- Michelangelo's Sistine Chapel was possible only through patronage
- In many developed countries, arts education receives a significant amount of govt funding, and artists/art institutions are able to apply for grants to support their work.

Artists create work that is culturally / socially divisive
• The ability of art to shock and scandalise is a perennial issue and it often redraws boundaries of taste and public decency
- eg Salman Rushdie, Damien Hirst, Josef Ng, Igor Stravinsky’s Rite of Spring, D.H. Lawrence’s Lady Chatterley’s Lover, Wei Hui’s Shanghai Baby, François Rabelais’ Gargantua, etc

Art itself is already socially and culturally divisive
• The fact that there art is often categorised as high culture, mass culture, etc, is socially divisive  it emphasises the gulf between the cultural elite and the everyman

Q8 Do you agree that education is no longer the key to success?
Concept Clarification:
• Education: academic qualifications
• Key: the solution, the means to
• Success: achievement, accomplishment
Minimum Requirements:

• Need to contextualize – question implies that education may have been the key to success previously but it is now not the case.
• Clear stand and balanced treatment
• Argue how education (as one way) can help individuals to achieve success in life
• Argue that education may not be enough as the means to achieve success
• Consider how other means could help individuals to achieve success

Possible Arguments:
• The world is rapidly changing and education is unable to stay ahead ie. It can only play “catch-up”. For example, education in biotechnology can hardly keep pace with developments in the area.
• Education in many parts of the world is slow to respond to changes in the economy. For instance, many still focus on knowledge acquisition although knowledge becomes obsolete very quickly.
• Education is a contrived learning space and is unable to meet the needs of the real world. This is especially the case with globalization. For instance, strong communication skills are needed to liaise with people from other cultures and education, despite its efforts, is unable to replicate the complexities of such cross-cultural interactions.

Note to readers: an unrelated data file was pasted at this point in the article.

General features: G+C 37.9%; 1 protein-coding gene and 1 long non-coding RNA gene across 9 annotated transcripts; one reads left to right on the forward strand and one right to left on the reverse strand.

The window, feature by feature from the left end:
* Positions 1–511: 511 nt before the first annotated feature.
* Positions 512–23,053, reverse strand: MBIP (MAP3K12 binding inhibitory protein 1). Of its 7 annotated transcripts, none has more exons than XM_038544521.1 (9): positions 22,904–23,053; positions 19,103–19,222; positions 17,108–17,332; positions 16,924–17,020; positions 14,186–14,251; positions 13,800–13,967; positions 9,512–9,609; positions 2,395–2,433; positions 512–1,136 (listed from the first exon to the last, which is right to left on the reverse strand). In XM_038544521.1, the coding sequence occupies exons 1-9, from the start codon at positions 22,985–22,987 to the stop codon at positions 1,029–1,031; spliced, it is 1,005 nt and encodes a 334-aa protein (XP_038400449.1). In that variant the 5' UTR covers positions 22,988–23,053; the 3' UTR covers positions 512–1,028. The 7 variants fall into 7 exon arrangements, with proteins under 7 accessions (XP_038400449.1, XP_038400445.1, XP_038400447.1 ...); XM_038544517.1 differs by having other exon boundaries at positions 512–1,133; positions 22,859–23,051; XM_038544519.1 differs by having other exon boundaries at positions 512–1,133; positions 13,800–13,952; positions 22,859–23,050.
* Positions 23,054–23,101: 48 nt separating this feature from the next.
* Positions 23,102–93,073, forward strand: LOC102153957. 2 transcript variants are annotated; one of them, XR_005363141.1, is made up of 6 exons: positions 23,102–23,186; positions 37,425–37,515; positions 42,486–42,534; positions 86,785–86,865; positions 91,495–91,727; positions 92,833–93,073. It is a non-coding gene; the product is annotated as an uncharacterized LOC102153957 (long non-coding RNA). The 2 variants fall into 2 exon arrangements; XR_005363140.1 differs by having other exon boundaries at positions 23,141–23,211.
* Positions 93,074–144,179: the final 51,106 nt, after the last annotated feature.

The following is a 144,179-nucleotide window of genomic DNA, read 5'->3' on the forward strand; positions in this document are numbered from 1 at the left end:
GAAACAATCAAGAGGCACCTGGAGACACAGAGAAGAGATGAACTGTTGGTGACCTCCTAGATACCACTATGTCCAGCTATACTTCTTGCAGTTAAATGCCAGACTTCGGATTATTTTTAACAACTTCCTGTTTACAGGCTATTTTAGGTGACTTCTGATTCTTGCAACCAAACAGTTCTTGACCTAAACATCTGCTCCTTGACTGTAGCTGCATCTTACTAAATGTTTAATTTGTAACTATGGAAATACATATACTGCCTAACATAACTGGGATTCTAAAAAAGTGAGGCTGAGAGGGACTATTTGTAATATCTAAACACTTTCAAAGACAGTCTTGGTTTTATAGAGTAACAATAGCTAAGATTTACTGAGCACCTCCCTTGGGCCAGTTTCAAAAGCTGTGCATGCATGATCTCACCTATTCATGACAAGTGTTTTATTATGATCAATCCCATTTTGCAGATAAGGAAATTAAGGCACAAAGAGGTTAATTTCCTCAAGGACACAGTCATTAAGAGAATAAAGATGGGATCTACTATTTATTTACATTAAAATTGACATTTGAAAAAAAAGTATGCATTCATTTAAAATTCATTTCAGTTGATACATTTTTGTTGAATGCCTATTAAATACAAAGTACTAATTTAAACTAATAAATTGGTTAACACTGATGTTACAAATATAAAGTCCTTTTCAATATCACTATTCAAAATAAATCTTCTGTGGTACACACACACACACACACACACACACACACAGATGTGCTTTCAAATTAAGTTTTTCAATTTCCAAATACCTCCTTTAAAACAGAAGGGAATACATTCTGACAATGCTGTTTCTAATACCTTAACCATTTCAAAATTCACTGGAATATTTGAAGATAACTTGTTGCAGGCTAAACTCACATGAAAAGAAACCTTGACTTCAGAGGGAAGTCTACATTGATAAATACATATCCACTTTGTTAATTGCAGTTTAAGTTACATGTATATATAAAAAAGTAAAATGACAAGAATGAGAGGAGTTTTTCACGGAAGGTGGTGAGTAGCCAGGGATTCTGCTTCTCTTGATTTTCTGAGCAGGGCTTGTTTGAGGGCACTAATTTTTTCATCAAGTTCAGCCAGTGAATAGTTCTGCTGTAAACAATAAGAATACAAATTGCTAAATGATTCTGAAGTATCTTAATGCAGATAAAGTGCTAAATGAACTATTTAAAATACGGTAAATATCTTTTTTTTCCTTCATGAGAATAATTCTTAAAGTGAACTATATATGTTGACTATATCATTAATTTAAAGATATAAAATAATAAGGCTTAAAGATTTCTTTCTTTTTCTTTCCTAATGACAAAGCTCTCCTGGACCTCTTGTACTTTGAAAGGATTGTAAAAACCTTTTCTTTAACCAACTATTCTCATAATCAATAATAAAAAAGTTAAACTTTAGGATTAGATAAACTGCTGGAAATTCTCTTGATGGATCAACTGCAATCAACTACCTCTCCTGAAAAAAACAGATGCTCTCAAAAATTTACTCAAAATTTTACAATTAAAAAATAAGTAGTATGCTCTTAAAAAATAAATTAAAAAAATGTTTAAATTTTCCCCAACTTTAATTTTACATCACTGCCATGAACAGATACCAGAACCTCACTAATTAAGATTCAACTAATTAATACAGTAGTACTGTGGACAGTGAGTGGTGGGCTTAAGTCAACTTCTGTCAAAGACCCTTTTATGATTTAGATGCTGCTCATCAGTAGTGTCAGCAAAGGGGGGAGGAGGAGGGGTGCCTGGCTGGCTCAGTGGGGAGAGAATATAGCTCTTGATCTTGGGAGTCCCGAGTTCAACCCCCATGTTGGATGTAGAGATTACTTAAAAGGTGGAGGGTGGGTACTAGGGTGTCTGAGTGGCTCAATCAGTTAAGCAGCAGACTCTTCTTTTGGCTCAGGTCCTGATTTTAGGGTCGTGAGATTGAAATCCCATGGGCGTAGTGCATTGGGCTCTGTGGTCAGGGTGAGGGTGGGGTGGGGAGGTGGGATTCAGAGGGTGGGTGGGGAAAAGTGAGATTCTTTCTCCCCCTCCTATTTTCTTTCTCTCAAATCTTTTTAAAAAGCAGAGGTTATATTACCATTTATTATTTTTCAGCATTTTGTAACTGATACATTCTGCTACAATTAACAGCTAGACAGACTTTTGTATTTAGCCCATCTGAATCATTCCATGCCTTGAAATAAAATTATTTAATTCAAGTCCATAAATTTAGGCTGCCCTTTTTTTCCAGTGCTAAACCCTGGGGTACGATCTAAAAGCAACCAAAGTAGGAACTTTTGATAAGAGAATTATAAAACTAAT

• If we assume that success today depends a lot on creativity and innovation, then education may even hinder success since it promotes conformity.


• Education is still needed for basic literacy and numeracy, both of which are still crucial for survival and success.
• Education provides more than knowledge – it also develops students’ soft skills such as communication, teamwork etc, ingredients that are critical for success.
• Although education is a contrived space, it provides a safe environment for children/ students to learn, experiment and fail. This helps them to move more confidently towards success.

9. ‘Conquest without conscience.’ To what extent would you agree with this assessment of our relationship to the environment?

Question is asking for an assessment of the relationship between our resource consumption and environmental problems

Have we developed at the complete expense of the environment or have we managed to practice sustainable development?